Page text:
Abstract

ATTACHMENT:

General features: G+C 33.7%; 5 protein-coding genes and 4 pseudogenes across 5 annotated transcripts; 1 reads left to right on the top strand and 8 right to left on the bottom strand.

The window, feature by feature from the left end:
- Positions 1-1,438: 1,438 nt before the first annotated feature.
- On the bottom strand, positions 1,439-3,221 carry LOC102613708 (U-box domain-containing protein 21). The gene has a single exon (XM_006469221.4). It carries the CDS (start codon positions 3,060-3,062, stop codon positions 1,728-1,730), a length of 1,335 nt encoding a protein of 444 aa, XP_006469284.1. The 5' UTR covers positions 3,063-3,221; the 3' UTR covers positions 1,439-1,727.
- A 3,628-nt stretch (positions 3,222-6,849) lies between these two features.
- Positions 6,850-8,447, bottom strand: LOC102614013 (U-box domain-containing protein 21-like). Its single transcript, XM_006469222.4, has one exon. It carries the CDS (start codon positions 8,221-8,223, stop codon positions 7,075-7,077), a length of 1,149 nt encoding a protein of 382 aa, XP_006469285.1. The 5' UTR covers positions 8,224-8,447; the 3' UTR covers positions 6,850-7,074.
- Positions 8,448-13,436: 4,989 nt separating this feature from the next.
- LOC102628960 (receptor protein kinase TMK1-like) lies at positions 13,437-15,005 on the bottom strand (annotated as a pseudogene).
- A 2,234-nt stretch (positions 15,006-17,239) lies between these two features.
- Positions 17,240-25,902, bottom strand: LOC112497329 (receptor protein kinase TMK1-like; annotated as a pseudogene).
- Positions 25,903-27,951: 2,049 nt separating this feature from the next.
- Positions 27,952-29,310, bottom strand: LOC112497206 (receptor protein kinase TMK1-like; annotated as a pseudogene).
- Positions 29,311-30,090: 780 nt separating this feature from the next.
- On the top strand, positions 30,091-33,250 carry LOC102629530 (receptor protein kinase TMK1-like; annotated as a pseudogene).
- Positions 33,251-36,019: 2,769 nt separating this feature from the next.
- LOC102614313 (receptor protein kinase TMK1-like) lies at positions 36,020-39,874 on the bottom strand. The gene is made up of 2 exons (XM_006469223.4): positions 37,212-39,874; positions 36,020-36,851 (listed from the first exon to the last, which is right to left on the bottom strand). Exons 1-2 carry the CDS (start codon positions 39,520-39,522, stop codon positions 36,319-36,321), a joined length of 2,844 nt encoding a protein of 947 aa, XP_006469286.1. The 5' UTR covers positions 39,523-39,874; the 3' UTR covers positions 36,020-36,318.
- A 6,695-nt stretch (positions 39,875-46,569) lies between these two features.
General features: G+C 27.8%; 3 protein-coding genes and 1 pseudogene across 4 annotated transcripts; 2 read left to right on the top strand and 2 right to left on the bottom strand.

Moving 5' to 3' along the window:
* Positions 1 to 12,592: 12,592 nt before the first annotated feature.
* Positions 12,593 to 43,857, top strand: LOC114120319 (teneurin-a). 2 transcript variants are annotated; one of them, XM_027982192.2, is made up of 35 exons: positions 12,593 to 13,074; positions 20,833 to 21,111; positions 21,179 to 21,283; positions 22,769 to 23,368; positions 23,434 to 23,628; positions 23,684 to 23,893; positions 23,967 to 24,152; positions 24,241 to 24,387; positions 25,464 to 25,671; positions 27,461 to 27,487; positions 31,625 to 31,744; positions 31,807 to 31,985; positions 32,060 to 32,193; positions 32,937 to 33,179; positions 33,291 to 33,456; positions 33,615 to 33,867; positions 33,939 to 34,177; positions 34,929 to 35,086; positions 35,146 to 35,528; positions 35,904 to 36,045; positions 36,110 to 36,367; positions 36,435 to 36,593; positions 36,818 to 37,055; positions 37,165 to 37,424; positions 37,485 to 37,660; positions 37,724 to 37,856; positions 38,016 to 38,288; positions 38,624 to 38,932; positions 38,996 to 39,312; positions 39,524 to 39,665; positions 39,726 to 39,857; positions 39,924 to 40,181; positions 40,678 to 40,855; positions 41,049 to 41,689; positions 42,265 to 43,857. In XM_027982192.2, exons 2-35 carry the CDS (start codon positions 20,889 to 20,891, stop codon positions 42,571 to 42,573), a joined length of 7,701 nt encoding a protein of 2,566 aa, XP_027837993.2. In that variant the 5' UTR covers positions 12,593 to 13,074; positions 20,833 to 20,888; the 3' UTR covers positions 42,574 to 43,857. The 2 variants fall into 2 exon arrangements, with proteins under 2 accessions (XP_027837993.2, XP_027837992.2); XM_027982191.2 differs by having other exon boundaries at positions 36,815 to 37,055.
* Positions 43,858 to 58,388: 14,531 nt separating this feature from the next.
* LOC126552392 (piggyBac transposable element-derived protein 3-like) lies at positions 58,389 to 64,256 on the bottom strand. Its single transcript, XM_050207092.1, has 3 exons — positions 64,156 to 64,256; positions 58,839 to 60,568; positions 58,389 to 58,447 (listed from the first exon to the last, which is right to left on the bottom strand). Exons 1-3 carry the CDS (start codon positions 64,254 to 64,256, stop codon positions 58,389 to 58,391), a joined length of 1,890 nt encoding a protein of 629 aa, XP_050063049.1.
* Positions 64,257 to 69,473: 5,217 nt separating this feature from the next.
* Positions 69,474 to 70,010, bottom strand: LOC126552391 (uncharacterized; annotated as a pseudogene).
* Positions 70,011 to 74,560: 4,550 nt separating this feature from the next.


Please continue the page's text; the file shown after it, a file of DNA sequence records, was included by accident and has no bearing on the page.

An augened, strongly flasered, and multiply folded monzonitic gneiss occurs in a structural dome in the Black Bear Island Lake region of northern Saskatchewan, within the ca. 1850 Ma Paleoproterozoic southern Rottenstone Domain of the Trans-Hudson Orogen (THO). A sample of this rock has yielded thermal ionization mass spectrometry (TIMS) and sensitive high-resolution ion microprobe (SHRIMP) zircon data consistent with a formation age of at least 2500 Ma. Zircons also show somewhat younger, ca. 2380 Ma overgrowths, indicating a complex history. The Nd model age (TDM) of 2726 Ma also confirms the late Archean age of the rock, as does the isotopic composition of common Pb from a K-feldspar sample. U–Pb analyses of titanites yield ages of ca. 1800 Ma, indicating recrystallization during terminal closure of the THO. It is unlikely that the Archean rocks are a part of the Archean Sask craton in the Glennie Domain, for Lithoprobe seismic sections indicate that the Sask craton dips westward beneath the La Ronge and Rottenstone domains. It is more likely that the rocks are part of a klippen of Hearne Province crust emplaced during closure of the THO, a large pendant in the ca. 1850 Ma Wathaman batholith, or a crustal fragment exotic to the orogen. Further study should shed light on the tectonic and paleogeographic history of the THO.

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